Brands Explore the Darker, More Uncomfortable Side of their Identity

Brands Explore the Darker, More Uncomfortable Side of their Identity

May 9, 2016

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Brands are starting to explore the darker, more uncomfortable side of their personalities in order to be more distinctive and believable to consumers with their labels and packaging.

Over the last 35 years, the branding world has undergone a revolution. The once false, perma-smile perfection of beautiful people beaming at us from a fabricated place where the sun always shines and everyone is happy has been trumped by a darker, realistic, if more uncomfortable, truth. This truth is manifested in all corners of our culture – from the products we use to the docudramas we watch.

Brands are now toying with and exploring the darker side of their identity in order to be more distinctive, relevant and believable. Traditional notions of beauty have been subverted, imperfections are being celebrated, the taboo is becoming permissible. What was once deemed ugly, undesirable and unacceptable is now being used as a means of unlocking emotion and empathy in a way that consumers may truly relate.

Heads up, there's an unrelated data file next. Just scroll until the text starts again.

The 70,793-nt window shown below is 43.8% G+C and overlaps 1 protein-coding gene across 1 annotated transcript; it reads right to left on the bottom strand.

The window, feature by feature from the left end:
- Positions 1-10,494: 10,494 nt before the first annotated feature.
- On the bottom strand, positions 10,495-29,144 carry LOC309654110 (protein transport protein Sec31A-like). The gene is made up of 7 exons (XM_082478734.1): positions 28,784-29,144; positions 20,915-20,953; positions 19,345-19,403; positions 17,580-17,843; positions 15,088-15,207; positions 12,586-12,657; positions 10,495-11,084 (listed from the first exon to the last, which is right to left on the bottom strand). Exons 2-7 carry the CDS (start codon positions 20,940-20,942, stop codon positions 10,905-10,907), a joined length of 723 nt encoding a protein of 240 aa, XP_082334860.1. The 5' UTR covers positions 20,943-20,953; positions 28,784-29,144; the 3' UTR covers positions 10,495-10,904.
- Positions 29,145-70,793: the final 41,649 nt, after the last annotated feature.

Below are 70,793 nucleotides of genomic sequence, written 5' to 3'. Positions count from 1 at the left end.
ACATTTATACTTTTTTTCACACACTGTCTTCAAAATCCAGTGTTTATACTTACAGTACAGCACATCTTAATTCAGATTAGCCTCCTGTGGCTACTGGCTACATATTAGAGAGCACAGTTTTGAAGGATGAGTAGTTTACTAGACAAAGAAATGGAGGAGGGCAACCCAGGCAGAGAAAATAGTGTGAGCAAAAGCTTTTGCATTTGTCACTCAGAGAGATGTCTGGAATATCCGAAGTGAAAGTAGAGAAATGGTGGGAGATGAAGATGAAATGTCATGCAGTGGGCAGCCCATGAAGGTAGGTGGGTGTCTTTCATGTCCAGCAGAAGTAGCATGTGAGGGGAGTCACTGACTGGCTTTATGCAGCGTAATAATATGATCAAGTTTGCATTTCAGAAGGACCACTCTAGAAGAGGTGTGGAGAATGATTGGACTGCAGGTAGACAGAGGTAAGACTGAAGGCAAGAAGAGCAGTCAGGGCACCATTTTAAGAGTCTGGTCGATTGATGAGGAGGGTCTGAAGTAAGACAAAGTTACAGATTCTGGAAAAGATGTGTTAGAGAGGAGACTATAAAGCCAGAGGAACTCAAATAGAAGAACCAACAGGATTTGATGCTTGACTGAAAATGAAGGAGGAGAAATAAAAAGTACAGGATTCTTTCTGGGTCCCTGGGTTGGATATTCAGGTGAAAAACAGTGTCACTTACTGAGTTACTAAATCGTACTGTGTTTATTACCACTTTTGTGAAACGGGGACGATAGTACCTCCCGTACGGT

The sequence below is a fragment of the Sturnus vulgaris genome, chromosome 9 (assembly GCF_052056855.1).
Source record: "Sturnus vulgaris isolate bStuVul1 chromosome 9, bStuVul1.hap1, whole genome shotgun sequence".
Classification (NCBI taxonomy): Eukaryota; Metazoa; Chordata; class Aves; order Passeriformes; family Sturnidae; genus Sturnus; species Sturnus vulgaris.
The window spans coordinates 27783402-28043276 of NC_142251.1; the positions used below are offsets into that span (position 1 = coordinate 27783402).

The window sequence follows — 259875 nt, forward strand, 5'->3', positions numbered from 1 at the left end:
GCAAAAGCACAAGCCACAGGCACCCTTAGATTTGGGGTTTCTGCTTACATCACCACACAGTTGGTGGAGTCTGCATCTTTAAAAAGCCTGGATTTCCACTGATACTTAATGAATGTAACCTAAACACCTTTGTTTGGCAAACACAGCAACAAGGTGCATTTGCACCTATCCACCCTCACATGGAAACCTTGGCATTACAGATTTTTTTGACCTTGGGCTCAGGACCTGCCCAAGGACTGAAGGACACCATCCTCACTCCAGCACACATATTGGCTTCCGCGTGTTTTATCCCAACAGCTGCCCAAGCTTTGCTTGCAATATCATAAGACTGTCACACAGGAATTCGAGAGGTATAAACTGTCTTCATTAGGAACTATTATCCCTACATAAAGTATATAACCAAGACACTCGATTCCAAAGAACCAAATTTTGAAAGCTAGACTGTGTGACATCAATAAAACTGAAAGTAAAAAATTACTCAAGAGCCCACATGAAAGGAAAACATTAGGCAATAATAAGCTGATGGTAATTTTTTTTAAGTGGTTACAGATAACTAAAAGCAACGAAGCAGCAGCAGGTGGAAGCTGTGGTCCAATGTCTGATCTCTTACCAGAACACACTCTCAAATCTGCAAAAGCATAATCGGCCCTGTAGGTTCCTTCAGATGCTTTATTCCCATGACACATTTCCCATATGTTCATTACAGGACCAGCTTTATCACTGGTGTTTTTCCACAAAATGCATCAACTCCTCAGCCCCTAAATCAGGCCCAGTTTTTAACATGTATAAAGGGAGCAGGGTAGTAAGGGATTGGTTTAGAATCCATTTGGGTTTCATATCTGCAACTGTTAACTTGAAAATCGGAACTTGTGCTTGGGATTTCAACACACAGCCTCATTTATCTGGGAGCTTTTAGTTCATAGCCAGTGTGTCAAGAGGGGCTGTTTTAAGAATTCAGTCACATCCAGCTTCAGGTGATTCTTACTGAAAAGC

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From the household goods aisle to store cupboards essentials, Mother-In-Law’s Kimchi is an exemplar of our often unspoken love/hate relationship with that other woman we inherited as family when we married our beloved. While Korean food is becoming increasingly popular, kimchi is still a befuddling food entity to mainstream America. As part of the process of popularizing the pickle and making it more accessible to the masses, the brand named its product after what many a TV sitcom and stand-up would call ‘your worst nightmare’ – your mother-in-law. Yes she’s annoying, tactless and blunt, and yes she knows exactly what to say to get your back up, but there’s no denying that she makes damn fine food. And it’s this very essence that manifests in the brand identity and on the final product pack design of Mother-In-Law’s Kimchi – bold black typography on a white background gives a brutal, unfiltered, say-it-how-it-is simplicity, just like your mother-in-law when she shows disapproval of your style of dress.

These are just two of many examples of brands which ‘embrace the shadows’, but the consensus is this: controversial and risqué campaigns resonate, live on and, by virtue of their controversy, almost achieve iconic status. While this contrary approach is mired by risks that threaten to damage a brand’s credibility, achieving a delicate balance of ‘wrong’ can be an effective way of driving engagement that repudiates ideals and perfections and speaks to consumers on a level that’s much more about real life. In this process of embracing the dark side, brands must ‘flip’ the unexpected.

 

Written by Ed Silk

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